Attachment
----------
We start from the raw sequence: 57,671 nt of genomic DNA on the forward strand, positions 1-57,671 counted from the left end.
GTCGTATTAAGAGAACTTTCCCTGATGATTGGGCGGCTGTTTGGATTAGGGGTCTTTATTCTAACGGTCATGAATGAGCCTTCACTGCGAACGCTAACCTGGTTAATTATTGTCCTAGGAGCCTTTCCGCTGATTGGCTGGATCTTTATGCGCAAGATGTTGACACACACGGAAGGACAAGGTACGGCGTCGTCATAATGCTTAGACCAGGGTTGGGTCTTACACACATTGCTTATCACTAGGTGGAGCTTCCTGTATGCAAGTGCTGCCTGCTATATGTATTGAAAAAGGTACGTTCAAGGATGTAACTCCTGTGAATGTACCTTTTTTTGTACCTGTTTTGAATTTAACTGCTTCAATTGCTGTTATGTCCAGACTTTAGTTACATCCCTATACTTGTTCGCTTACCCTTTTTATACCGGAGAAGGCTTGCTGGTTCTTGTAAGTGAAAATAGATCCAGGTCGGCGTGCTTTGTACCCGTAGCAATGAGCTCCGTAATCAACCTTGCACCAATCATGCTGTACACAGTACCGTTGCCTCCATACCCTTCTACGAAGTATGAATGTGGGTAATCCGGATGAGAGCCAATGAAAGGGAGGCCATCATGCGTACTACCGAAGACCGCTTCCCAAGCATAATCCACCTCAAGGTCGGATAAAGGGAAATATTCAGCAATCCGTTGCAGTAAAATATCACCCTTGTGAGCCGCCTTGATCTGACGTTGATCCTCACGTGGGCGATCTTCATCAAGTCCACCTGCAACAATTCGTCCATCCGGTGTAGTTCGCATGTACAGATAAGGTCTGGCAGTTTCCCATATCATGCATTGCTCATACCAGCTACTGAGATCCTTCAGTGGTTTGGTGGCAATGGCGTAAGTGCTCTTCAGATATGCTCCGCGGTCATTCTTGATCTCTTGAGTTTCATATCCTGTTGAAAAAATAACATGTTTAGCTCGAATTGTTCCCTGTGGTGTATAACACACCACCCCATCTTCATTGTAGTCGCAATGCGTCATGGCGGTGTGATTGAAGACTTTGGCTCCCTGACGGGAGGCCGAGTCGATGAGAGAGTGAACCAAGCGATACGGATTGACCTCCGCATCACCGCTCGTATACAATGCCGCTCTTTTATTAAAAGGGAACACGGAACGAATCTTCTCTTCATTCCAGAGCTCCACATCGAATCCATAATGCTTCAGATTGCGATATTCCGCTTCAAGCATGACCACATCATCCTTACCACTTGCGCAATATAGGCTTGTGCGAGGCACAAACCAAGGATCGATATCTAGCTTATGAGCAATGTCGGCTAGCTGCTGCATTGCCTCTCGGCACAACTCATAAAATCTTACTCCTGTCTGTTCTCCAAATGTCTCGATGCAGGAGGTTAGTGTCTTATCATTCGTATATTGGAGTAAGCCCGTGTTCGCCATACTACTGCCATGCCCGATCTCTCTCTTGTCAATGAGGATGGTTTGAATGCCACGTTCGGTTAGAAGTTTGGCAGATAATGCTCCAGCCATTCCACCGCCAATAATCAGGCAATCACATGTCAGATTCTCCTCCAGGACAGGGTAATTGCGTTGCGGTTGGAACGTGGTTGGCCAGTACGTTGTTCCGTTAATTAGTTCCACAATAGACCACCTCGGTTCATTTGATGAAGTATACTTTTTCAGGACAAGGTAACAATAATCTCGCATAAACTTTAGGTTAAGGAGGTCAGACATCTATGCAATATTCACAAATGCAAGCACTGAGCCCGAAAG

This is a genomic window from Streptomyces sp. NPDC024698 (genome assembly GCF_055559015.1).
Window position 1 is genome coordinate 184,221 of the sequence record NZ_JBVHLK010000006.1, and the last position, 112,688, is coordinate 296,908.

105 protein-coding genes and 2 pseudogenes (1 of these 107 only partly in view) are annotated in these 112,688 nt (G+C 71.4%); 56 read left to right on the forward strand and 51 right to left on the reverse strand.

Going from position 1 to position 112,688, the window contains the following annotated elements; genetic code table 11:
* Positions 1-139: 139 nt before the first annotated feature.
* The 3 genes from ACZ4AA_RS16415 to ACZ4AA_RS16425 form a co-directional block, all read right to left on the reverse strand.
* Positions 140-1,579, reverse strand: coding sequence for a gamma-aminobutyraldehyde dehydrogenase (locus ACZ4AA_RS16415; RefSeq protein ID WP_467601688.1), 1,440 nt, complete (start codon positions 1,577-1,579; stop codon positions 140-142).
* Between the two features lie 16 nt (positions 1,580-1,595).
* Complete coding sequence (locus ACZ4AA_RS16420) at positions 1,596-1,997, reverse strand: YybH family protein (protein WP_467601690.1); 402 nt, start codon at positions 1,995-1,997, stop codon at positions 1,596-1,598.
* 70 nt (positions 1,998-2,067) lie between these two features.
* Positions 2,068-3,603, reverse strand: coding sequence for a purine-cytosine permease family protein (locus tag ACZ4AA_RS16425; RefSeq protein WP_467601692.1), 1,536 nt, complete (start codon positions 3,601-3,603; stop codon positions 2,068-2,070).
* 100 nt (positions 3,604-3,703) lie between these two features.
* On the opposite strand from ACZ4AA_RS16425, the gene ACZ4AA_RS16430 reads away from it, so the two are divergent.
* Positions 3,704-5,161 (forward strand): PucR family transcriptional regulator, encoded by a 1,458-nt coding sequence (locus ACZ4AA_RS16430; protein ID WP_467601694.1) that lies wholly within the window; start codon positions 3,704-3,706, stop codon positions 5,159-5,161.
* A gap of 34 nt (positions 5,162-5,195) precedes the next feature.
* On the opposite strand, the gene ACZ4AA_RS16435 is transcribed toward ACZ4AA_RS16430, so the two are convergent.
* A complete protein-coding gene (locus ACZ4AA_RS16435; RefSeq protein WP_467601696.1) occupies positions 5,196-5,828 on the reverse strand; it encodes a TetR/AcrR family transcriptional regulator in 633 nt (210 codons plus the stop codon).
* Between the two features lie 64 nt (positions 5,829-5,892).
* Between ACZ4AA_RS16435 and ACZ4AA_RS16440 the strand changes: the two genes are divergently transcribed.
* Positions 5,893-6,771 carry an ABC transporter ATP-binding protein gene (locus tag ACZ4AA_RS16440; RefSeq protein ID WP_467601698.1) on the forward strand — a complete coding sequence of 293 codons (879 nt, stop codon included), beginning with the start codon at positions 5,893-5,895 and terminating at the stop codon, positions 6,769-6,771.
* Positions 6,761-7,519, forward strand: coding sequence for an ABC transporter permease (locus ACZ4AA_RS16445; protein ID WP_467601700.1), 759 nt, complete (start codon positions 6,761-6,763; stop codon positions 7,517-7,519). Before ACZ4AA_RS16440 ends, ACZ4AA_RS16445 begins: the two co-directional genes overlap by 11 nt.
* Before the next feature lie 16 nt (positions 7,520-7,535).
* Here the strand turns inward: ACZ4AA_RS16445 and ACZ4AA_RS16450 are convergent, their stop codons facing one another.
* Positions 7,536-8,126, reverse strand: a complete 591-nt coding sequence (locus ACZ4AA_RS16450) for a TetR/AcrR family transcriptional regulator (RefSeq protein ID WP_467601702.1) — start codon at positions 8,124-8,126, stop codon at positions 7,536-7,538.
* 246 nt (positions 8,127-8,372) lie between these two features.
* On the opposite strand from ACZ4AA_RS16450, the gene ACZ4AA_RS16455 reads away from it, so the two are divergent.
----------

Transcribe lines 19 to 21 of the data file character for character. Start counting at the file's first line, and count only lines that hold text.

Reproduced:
* A complete protein-coding gene (locus ACZ4AA_RS16435; RefSeq protein WP_467601696.1) occupies positions 5,196-5,828 on the reverse strand; it encodes a TetR/AcrR family transcriptional regulator in 633 nt (210 codons plus the stop codon).
* Between the two features lie 64 nt (positions 5,829-5,892).
* Between ACZ4AA_RS16435 and ACZ4AA_RS16440 the strand changes: the two genes are divergently transcribed.